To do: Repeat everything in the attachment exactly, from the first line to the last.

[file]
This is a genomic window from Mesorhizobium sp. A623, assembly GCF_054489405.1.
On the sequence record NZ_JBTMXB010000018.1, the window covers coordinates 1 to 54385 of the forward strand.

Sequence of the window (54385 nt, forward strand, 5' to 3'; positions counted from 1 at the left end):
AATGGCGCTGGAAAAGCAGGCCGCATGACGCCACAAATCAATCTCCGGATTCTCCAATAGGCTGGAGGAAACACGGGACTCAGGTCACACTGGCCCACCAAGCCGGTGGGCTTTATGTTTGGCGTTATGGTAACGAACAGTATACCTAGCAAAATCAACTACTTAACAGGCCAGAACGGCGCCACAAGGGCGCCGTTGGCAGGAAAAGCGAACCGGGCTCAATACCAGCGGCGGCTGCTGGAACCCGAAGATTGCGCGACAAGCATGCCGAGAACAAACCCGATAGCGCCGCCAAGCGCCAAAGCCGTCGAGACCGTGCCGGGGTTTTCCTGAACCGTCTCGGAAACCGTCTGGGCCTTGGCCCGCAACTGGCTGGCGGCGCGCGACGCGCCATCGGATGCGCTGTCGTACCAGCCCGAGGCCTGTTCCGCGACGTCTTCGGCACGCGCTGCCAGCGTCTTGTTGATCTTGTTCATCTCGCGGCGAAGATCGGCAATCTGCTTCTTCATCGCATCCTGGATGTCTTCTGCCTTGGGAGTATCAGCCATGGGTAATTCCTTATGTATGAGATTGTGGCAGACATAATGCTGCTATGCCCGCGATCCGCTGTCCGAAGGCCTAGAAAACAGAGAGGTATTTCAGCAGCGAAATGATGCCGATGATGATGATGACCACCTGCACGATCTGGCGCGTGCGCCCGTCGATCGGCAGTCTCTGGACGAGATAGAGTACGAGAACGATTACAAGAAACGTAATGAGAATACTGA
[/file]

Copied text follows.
This is a genomic window from Mesorhizobium sp. A623, assembly GCF_054489405.1.
On the sequence record NZ_JBTMXB010000018.1, the window covers coordinates 1 to 54385 of the forward strand.

Sequence of the window (54385 nt, forward strand, 5' to 3'; positions counted from 1 at the left end):
AATGGCGCTGGAAAAGCAGGCCGCATGACGCCACAAATCAATCTCCGGATTCTCCAATAGGCTGGAGGAAACACGGGACTCAGGTCACACTGGCCCACCAAGCCGGTGGGCTTTATGTTTGGCGTTATGGTAACGAACAGTATACCTAGCAAAATCAACTACTTAACAGGCCAGAACGGCGCCACAAGGGCGCCGTTGGCAGGAAAAGCGAACCGGGCTCAATACCAGCGGCGGCTGCTGGAACCCGAAGATTGCGCGACAAGCATGCCGAGAACAAACCCGATAGCGCCGCCAAGCGCCAAAGCCGTCGAGACCGTGCCGGGGTTTTCCTGAACCGTCTCGGAAACCGTCTGGGCCTTGGCCCGCAACTGGCTGGCGGCGCGCGACGCGCCATCGGATGCGCTGTCGTACCAGCCCGAGGCCTGTTCCGCGACGTCTTCGGCACGCGCTGCCAGCGTCTTGTTGATCTTGTTCATCTCGCGGCGAAGATCGGCAATCTGCTTCTTCATCGCATCCTGGATGTCTTCTGCCTTGGGAGTATCAGCCATGGGTAATTCCTTATGTATGAGATTGTGGCAGACATAATGCTGCTATGCCCGCGATCCGCTGTCCGAAGGCCTAGAAAACAGAGAGGTATTTCAGCAGCGAAATGATGCCGATGATGATGATGACCACCTGCACGATCTGGCGCGTGCGCCCGTCGATCGGCAGTCTCTGGACGAGATAGAGTACGAGAACGATTACAAGAAACGTAATGAGAATACTGA